On-the-Go Grocery Shopping Smarts

March 10, 2011
Ann Louise Gittleman, PhD, CNS

Ann Louise Gittleman, PhD, CNS

Award-winning nutritionist and New York Times bestselling author.

80402962My tips for healthy choices aisle by aisle.

Let’s go shopping! Food shopping, that is. Like many of you, “fast food” is often all my busy schedule allows these days—but I don’t mean the kind that involves a drive through window. Today, I’m sharing with you what ends up in my cart when I head to my local health food store in search of quick snacks and ingredients for simple meals that are packed with nutrition.

Since it’s never a good idea to shop when you’re hungry—all the harder to resist temptation—I would first whip up a Fat Flush Body Protein smoothie with 1 scoop of Body Protein, 1 cup mixed berries, 1 tablespoon of flaxseed oil, and 1 scoop of chia seeds. That will keep us from nibbling and noshing our way down the aisles for a good four hours.

Now, let the shopping begin!

Here’s the place to go nuts. Nuts and seeds are an awesome combination of protein, fiber, and the right kind of fats that will balance blood sugar to keep you from overeating between meals. I recommend that you choose snacks—like nuts and seeds—that are no more than 200 calories per serving. Believe it or not, that will still leave you with lots of healthy choices. For example, for 200 calories you can devour 2 tablespoons almond butter on a slice of celery and feel satisfied! There are even some great organic chips in this category, so you won’t feel deprived.

What’s in my cart:
Almonds, walnuts, macadamias, pistachios, pumpkin seeds, sunflower seeds, sesame seeds, nut and seed butters (Arrowhead Mills, Maranatha, and Woodstock Farms), Arico Cassava Chips (Sea Salt Mist), and Garden of Eatin’ Corn Chips (Blue, Yellow, and Red).

Even healthy granola these days is loaded with sugar, even though it may appear on the label as evaporated cane juice. Always look for a whole grain to lead the ingredient pack or even some type of bran—be it rice, oat, corn, or wheat. Aim for around 5 grams of fiber and about 200 calories per serving.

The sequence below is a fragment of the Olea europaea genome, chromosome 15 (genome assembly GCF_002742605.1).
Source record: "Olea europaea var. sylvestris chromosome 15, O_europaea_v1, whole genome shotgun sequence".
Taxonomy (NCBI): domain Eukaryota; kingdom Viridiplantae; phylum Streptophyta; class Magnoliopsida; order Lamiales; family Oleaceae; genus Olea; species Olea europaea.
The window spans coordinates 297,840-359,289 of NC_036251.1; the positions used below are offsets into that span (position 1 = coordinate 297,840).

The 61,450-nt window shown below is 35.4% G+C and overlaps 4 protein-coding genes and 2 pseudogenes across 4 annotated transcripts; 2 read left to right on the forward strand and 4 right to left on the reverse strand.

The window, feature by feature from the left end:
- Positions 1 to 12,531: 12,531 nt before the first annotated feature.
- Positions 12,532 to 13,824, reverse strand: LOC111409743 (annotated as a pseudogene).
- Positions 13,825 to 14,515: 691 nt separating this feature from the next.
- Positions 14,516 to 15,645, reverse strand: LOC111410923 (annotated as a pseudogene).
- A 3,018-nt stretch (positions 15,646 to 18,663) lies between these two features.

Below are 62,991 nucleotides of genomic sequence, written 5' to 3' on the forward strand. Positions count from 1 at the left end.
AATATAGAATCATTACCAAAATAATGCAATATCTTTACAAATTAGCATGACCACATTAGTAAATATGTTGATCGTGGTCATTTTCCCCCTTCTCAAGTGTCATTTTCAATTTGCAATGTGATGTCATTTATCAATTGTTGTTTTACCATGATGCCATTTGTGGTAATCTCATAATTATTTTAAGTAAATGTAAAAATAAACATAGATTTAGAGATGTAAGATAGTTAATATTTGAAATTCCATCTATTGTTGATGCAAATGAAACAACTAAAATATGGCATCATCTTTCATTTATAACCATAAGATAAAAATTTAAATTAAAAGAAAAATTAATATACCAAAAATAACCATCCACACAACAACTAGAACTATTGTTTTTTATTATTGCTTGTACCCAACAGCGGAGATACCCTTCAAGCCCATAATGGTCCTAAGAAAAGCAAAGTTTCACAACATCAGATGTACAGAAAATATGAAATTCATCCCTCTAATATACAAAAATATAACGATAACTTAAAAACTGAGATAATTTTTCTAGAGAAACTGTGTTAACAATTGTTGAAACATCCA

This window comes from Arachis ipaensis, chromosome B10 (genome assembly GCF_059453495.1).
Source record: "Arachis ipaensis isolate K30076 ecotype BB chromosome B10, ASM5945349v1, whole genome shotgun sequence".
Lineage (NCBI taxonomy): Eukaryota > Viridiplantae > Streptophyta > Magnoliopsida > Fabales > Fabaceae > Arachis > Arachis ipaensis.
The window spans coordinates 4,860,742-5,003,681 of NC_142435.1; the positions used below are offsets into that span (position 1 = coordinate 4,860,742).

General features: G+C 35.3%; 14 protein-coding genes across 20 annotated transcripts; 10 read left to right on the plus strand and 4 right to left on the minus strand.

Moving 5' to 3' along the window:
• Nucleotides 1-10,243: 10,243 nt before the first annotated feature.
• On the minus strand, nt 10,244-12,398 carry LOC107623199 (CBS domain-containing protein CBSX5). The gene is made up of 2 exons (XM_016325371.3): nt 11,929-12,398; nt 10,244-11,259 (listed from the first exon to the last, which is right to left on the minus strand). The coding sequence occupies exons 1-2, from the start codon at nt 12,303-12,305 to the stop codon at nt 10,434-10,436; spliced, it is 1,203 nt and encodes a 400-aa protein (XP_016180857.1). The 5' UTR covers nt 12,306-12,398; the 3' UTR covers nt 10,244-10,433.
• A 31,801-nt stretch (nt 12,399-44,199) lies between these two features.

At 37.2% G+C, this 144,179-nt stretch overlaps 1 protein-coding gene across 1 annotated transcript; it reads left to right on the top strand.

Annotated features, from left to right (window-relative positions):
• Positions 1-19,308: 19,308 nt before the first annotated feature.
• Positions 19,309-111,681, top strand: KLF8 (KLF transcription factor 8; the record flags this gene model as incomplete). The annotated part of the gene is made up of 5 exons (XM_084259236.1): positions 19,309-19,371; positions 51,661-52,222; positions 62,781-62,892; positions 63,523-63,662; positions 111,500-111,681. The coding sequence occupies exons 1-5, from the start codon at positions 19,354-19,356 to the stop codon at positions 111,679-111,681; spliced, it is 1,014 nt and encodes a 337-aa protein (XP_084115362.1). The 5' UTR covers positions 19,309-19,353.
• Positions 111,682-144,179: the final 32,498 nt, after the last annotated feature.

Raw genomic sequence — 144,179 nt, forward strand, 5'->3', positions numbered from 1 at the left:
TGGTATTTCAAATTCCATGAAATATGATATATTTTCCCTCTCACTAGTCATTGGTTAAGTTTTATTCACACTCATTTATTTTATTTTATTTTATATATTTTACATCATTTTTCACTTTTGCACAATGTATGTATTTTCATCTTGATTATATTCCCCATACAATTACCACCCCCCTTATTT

What’s in my cart:
Arrowhead Mills Organic Oat Bran Flakes, Arrowhead Mills Breadshop Granolas (Strawberry and Cream, Raspberry and Cream, Triple Berry Crunch, and Crunchy Oat Bran with Almonds and Raisins), Barbara’s Original Shredded Oats, Barbara’s Multigrain Shredded Spoonfuls, and Erewhon Crispy Brown Rice.

Breads, Crackers, Tortillas, and Wraps
Look for whole grain or sprouted, flourless—with at least 2 grams of fiber per serving.

What’s in my cart:
Ezekiel 4:9 Sprouted Tortillas, Fat Flush Tortillas, Blue Diamond Natural Nut-Thins (Almond, Hazlenut, and Pecan), Bran-A-Crisp, and Kavli, Wasa, or Ryvita Multi-Grain All Natural Crispbread.

Go for the whole grain—always. The good news here is that there are many varieties of brown rice pasta that are just as tasty as the gluten-containing wheat ones. So, if you’re trying to cut down on wheat or have gluten-sensitive family members or guests, nobody will feel left out. There are also quinoa, kamut, corn, and spelt varieties now available.

What’s in my cart:
Tinkyáda Pasta Joy Ready Brown Rice Penne Pasta, Tinkyáda Pasta Joy Ready Brown Rice Pasta Spirals, and Tinkyáda Pasta Joy Brown Rice Vegetable Spiral Pasta.

Frozen Fruits
I always keep a stash of frozen fruits in my freezer. I find that many times the frozen fruits—especially berries—make a better smoothie than the fresh, and do not tend to get moldy.

What’s in my cart:
Cascadian Farms or Stahbush Island Farm (blueberries, strawberries, raspberries, sliced peaches, cherries, mixed berries, blackberries, boysenberries, cranberries, and rhubarb).